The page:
Since a very young age though I found myself doing the opposite – looking at something familiar and attempting to view it in an unfamiliar way. My love for basic physics (The Dummies Guide!) has played a part in the way I look at everything around me and I never accept what I see as being absolute. I see ambiguity in absolutely everything. Have you ever stared at your own face in the mirror for so long that it starts to look a bit weird? A bit alien? I kind of do that with just about every single thing I see. I look at the colours on each object and think about the group effort of the speed of light, my own eyesight and the colour’s relativity to its surrounding colours and how all of these things affect what I see, or think is there. So I reduce recognisable objects and imagery down to basic components of colour and shape and its surrounding environment/conditions and I (usually in the case of art) analyse the relationships between each component. I also think about that idea behind “If a tree falls in the woods and there’s no one around to hear it, did it really happen?” Is everything a subjective simulation? No two human being experience the world in the exact same way and that extends to how we look at things, how we observe.
When I was in my final year at art school I gave some of my fellow students a smallish bit of primed board and I gridded them into small squares. I handed them all the same image of a section of a face (which was also gridded in the same way) and asked them all to paint the colours that best represented the overall colour within in each square of the face. When I placed the finished pieces side by side there were noticeable differences between all of them and no two palettes were the same. For example, some had a greener tint and some used a lot of purple and brown hues. The results highlighted just how subjective and unique our own senses are, even when looking at the exact same thing.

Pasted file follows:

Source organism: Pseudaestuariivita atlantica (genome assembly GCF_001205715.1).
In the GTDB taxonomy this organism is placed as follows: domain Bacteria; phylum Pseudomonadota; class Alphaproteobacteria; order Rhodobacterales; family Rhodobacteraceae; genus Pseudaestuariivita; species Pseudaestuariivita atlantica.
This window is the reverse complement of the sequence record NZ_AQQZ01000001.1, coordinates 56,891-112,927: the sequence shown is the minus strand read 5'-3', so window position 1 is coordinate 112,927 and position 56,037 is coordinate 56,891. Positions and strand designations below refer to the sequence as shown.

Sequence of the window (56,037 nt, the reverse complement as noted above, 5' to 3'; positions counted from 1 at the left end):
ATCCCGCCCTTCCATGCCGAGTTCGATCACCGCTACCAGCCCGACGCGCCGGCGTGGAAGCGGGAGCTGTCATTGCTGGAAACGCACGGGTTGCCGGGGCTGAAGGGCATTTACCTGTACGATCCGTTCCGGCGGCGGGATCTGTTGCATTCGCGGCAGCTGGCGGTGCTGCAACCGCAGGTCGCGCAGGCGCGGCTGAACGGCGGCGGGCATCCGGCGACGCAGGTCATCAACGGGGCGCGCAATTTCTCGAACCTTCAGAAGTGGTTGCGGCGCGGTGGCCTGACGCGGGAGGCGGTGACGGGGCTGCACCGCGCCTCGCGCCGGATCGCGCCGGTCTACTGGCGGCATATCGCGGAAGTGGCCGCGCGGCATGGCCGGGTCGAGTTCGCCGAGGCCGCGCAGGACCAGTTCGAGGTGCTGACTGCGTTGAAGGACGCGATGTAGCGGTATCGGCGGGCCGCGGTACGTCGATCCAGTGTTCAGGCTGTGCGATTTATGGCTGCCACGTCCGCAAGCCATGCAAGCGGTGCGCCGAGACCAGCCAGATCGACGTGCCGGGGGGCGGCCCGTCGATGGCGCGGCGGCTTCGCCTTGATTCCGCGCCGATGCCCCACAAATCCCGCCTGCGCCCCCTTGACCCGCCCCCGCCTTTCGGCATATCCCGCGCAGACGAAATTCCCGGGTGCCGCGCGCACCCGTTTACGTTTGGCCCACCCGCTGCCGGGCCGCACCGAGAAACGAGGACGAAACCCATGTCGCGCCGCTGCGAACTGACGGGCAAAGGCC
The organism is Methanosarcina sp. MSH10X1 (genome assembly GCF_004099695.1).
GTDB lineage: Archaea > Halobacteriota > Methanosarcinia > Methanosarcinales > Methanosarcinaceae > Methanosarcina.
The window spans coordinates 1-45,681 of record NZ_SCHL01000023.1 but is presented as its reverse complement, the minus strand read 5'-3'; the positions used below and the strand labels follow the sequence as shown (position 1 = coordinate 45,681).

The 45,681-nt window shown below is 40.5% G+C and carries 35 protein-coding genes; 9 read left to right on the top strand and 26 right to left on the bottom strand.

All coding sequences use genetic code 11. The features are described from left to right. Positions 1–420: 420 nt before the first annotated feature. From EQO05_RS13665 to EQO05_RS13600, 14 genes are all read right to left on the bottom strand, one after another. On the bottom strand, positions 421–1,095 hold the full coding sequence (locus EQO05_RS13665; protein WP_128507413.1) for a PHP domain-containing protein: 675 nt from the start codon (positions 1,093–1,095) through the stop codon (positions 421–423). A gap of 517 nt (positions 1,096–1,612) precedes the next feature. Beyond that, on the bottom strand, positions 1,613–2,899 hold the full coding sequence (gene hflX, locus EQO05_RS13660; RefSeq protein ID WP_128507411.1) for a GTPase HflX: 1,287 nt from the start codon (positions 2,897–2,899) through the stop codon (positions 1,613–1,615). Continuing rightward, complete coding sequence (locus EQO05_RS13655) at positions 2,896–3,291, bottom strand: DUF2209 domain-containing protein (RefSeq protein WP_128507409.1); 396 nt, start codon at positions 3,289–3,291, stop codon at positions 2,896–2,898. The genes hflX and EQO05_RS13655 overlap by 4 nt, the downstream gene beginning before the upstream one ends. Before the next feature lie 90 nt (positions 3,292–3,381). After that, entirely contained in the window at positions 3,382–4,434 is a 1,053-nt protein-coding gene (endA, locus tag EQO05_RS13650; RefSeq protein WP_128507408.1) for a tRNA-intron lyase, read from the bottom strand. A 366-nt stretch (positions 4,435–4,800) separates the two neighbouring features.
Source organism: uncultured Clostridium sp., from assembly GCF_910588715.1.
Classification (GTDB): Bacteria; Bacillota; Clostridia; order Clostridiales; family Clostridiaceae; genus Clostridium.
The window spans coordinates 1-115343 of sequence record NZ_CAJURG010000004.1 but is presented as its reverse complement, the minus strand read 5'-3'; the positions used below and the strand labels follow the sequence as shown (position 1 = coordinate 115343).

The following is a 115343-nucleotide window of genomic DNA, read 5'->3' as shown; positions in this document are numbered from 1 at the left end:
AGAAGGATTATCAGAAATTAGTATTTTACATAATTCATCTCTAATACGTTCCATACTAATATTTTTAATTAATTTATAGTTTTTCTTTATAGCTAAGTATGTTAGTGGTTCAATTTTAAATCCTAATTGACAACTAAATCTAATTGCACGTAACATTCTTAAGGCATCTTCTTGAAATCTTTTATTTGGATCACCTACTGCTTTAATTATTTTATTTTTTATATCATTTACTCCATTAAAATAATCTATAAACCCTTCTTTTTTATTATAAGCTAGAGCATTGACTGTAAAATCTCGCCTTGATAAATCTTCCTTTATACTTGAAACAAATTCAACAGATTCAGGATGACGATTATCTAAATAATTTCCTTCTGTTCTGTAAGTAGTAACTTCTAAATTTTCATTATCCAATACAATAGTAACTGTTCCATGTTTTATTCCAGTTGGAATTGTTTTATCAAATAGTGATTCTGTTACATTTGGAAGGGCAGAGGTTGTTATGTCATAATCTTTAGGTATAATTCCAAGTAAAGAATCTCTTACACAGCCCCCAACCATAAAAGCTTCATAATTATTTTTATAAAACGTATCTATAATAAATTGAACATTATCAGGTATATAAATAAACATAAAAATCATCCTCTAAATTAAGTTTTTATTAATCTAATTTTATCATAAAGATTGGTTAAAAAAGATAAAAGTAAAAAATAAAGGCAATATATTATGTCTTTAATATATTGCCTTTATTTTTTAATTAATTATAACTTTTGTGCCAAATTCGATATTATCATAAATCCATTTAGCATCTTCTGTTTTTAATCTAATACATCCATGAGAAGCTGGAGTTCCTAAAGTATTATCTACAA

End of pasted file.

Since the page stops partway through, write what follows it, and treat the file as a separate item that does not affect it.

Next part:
This idea propelled me forward through years of ‘documenting’ my own sensory input/output which is why, when I paint a portrait or a cityscape, I dissect it, forcing myself to consider each part of the image and surface area with equal value and attention. I also want the outcome to highlight the fact that it is ultimately just a flat object which I have projected my biased observations onto.
Anyway, I digress..
My first real interest in abstract art happened during my first semester at Art School when I went to see Bridget Riley’s exhibition that was currently on at the GOMA. Her large paintings left a lasting impression on me for several reasons. I was struck by the physical effect her paintings had on me as the viewer, since up until then I thought that art was more inclined to cause an emotional effect. The horizontal lines appeared to move on the canvas depending on how near or far I stood from the painting. They would blend and bump into each other and I struggled to keep the lines apart. After a few minutes of staring at those lines I started to develop a mild headache and my eyes began to feel a bit strained. Although none of the lines were touching, my mind blended all the colours together and created movement from a static image. The painting seemed to be physically interactive rather than just something that was already established without the viewer’s input.